Investment tax credit: Another likely winner. The president wants to help businesses modernize by proposing to allow additional first-year depreciation of 15 percent of the purchase price of new equipment purchased before next January and put in place by July 1993. Expect some kind of investment tax credit to emerge between the president and Congress, whose members find merit in the proposal.
Jobless benefits: There has been such strong support in Congress for granting another 13-week extension of unemployment benefits that Mr. Bush's new proposal puts him at the end of a parade that has already started. His approval means the measure can now go through without another veto fight.
* Capital gains: This is where the election-year battle lines ar likely to be drawn most clearly between the Republican president and the Democratic leadership in Congress. Mr. Bush has bent hard toward the conservatives with a proposed deep cut in the tax rate on profits from the sale of assets. Democrats may ultimately agree, but only at the price of some form of tax increase on the rich.
* Health care: Mr. Bush is offering a $3,750 health insuranc credit for poor families. Most Democrats say that the proposal is HTC too narrow and doesn't address other income groups without health insurance, or the soaring costs of health care. There is some chance the credit could be enacted as part of a wider program pushed by Republicans.
* Domestic spending cuts: The amount of money spent o domestic programs this year will not increase one penny next year, Mr. Bush has vowed. He will almost certainly be ignored by Congress, which will allow a little growth for inflation. The lawmakers will also refuse to eliminate any of the 246 federal programs Mr. Bush says "don't deserve federal funding." That's a chestnut that goes back to the days of President Ronald Reagan, who found that members of Congress don't like to scrap pet projects.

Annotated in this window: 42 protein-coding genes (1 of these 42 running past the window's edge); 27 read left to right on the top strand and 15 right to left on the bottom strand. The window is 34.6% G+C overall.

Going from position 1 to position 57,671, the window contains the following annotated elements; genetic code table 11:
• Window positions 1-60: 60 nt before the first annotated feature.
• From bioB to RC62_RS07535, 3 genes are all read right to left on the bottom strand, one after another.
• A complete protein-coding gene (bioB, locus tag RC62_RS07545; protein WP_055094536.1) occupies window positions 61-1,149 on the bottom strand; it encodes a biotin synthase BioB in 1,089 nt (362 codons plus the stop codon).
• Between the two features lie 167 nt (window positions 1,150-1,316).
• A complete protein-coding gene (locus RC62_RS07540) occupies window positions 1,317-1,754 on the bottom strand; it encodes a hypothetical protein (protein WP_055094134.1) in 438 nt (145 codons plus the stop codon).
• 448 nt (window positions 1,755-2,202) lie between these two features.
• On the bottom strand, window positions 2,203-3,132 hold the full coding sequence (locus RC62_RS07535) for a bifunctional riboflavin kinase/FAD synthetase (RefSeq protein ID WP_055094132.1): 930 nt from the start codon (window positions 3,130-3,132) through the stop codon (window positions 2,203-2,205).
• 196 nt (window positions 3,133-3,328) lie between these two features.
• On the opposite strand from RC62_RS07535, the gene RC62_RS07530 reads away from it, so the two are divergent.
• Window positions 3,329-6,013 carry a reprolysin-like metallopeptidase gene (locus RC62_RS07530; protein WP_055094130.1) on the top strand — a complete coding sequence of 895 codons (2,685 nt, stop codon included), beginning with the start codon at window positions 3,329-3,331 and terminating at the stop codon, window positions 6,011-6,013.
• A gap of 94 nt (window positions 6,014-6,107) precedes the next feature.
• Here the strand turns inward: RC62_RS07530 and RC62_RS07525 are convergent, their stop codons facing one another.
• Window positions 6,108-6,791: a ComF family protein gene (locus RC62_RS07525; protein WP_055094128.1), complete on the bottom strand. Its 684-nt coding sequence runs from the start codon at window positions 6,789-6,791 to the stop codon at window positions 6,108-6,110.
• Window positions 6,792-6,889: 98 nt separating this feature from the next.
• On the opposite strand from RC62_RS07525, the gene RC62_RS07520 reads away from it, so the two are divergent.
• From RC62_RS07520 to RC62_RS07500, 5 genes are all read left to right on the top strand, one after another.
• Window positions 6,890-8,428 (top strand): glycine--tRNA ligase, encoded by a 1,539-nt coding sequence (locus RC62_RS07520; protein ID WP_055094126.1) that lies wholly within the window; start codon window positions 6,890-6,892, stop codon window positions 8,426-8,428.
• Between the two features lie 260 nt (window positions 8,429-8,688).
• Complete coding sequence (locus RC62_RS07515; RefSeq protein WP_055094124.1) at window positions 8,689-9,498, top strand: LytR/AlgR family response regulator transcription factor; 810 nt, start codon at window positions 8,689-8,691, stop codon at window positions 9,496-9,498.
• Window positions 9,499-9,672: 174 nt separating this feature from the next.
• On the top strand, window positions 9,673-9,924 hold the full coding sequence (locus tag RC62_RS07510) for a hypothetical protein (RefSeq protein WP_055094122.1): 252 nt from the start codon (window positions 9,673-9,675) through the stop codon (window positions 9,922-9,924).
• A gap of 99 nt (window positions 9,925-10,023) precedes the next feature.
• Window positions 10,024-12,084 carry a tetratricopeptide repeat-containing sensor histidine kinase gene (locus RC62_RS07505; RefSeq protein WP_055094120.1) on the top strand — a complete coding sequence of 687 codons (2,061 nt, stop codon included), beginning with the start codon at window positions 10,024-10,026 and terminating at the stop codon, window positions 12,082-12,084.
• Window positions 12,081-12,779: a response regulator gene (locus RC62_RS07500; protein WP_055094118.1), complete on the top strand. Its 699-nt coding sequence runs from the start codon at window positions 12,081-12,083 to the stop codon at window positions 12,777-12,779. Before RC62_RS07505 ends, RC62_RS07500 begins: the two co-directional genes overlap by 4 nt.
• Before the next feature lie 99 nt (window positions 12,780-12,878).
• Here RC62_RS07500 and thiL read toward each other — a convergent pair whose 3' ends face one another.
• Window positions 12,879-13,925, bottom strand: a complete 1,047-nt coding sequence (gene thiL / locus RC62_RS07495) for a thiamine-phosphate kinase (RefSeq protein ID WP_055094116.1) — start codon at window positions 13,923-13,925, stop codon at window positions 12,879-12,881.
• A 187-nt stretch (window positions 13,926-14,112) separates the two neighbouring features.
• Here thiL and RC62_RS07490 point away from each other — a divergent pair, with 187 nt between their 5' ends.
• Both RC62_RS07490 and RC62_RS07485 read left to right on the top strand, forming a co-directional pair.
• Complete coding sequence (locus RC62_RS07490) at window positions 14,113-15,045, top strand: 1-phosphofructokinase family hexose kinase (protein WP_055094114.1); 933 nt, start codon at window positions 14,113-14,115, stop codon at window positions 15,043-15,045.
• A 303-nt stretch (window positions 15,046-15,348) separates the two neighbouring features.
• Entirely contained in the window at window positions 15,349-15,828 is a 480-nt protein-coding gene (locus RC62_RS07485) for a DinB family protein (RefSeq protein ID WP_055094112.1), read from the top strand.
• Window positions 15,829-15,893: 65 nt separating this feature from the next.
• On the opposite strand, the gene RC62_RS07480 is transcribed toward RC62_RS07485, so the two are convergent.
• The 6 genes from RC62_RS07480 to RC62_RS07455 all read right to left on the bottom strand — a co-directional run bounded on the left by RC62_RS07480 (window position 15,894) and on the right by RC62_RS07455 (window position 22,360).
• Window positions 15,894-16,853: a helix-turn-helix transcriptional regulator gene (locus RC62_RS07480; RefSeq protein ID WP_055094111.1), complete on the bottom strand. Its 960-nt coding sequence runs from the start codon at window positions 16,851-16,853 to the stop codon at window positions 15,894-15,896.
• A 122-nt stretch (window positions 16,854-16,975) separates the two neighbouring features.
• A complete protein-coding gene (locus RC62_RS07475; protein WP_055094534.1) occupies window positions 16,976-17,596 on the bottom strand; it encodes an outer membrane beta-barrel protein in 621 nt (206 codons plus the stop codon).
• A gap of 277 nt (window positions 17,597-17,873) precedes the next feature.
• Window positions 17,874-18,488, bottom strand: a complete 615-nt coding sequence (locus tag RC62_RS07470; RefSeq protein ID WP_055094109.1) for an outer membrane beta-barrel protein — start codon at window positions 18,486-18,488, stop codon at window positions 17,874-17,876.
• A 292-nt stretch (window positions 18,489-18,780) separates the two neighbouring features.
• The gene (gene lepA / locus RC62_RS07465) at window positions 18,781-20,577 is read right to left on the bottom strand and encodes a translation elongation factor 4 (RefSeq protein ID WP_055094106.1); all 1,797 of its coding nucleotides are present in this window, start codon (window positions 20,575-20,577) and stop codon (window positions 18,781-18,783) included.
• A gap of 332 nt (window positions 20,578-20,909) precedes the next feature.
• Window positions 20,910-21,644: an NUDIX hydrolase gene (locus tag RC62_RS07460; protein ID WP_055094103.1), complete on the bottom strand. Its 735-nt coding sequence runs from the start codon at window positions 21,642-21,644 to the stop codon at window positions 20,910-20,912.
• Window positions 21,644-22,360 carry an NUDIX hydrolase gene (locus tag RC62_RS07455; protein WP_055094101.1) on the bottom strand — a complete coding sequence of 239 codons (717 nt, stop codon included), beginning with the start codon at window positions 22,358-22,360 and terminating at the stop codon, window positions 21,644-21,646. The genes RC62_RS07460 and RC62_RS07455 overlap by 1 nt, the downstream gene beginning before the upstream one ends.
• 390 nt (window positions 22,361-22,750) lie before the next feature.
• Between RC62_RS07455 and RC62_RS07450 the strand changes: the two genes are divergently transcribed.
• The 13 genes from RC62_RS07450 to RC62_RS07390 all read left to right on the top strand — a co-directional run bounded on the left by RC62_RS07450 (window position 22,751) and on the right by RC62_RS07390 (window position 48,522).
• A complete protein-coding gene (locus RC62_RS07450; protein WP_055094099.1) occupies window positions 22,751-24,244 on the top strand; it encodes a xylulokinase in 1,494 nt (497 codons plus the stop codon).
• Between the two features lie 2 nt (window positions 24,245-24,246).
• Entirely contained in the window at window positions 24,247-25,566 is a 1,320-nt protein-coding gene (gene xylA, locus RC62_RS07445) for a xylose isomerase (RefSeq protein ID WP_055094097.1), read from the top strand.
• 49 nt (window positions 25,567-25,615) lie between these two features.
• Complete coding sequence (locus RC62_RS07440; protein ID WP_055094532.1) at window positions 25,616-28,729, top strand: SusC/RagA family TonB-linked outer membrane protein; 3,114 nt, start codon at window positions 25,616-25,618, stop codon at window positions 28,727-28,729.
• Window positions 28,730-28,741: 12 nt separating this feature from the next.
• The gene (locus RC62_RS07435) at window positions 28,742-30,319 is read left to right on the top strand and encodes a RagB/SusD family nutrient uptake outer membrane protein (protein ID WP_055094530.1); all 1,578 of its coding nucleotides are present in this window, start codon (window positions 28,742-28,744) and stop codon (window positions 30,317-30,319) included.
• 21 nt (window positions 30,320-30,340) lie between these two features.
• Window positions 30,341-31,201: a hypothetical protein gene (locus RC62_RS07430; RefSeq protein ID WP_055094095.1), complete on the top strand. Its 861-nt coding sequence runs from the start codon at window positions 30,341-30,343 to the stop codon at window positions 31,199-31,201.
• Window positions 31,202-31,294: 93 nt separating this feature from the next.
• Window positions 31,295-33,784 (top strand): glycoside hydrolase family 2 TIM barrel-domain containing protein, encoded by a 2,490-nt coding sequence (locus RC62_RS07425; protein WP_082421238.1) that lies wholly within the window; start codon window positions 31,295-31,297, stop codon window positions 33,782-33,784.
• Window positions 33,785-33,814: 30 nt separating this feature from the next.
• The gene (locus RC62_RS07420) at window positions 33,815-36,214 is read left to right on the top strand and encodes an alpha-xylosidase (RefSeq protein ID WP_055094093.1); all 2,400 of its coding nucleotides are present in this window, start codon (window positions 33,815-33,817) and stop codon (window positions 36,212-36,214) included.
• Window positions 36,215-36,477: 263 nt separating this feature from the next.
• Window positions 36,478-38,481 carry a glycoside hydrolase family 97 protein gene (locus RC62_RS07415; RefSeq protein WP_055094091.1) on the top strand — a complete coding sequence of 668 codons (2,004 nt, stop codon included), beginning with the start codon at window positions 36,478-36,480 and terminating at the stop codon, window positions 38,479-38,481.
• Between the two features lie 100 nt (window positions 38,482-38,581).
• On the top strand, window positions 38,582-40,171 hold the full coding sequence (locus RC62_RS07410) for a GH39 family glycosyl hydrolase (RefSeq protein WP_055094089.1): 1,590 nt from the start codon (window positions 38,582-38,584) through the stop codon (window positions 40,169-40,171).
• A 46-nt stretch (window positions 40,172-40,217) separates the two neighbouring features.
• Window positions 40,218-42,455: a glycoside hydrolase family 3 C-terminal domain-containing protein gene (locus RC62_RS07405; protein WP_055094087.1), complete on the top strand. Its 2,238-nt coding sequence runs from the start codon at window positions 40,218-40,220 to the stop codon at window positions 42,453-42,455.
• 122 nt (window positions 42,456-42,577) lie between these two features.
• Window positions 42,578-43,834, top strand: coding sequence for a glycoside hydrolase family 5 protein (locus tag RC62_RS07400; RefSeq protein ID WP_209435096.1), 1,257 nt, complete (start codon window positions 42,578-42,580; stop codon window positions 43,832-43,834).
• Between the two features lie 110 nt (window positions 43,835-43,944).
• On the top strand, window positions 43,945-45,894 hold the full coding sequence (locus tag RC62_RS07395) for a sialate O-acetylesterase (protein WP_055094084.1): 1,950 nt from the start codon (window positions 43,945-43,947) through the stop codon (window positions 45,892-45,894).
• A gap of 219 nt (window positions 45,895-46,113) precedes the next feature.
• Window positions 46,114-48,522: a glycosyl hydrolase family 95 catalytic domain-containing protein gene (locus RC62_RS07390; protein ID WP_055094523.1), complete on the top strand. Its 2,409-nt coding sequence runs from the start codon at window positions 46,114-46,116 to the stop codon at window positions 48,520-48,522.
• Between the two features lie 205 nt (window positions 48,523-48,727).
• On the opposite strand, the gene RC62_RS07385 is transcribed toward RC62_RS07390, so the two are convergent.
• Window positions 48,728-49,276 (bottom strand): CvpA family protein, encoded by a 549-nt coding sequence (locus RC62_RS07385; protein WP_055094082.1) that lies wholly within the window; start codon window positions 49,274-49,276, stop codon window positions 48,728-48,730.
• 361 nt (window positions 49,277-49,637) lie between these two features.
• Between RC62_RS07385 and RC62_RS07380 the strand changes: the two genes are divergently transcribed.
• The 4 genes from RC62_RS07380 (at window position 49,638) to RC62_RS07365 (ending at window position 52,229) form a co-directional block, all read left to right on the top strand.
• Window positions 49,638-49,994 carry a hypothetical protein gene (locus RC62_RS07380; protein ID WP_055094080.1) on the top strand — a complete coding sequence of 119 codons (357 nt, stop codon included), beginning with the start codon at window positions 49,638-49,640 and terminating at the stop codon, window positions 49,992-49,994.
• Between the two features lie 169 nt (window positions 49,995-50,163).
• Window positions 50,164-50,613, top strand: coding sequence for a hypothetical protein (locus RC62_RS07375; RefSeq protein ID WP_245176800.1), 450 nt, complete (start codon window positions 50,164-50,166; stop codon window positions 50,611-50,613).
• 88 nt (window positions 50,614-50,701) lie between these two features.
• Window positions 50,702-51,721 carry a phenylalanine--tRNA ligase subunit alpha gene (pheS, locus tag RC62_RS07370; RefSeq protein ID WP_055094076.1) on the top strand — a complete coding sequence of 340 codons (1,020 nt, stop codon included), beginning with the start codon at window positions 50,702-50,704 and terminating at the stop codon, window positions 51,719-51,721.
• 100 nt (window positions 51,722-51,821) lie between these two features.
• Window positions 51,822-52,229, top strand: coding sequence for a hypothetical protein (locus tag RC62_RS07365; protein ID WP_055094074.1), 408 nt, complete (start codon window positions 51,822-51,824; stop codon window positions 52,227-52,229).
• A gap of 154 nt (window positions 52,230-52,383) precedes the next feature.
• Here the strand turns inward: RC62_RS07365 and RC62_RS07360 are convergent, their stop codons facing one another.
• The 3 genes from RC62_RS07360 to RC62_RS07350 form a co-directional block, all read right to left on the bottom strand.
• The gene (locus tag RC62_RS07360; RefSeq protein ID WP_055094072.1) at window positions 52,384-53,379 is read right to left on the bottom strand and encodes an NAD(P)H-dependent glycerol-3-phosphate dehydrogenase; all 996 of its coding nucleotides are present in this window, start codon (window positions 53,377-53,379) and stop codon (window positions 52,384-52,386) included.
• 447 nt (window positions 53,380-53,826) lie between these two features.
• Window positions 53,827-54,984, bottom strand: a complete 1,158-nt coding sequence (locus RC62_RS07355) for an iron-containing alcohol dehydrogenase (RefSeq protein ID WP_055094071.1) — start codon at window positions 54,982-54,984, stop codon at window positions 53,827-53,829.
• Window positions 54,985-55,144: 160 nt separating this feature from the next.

* Defense cuts: President Bush's bottom-line reduction is $5 billion over five years, but that leaves a pretty slim "peace dividend" of roughly $27 billion in hard cash by 1997, barely one-tenth of the Pentagon's annual budget. Some Republicans and a horde of Democrats want far deeper cuts now that the Soviet menace has disappeared, maybe on a scale of $100 billion or more. Even Defense Secretary Dick Cheney thinks Congress may get away with it.
* New weapons cancellations: Stealth disappears; Seawolf sinks Because there's no chance the former Soviet republics will spend their rubles to develop new radars and quieter, deadlier submarines, the Pentagon thinks it can live with one SSN-21 Seawolf nuclear attack submarine and 20 B-2 Stealth bombers. One immediate dilemma: The House may be unwilling to allow more than the 15 planes already approved, especially since another $4 billion is needed in 1993.
* Troops at home and abroad: Gen. Colin L. Powell, chairman o the Joint Chiefs of Staff, says current plans to reduce the active-duty military to 1.6 million by 1996 gives the United States "the minimum force needed for our enduring needs." That includes a permanent military presence in Europe of 150,000 troops, a number many lawmakers say could go much lower. But Congress will fight proposed cuts in the National Guard, claiming they're cheaper to maintain than are active forces, but worrying more about how they'll look to voters if they shut down their local armory.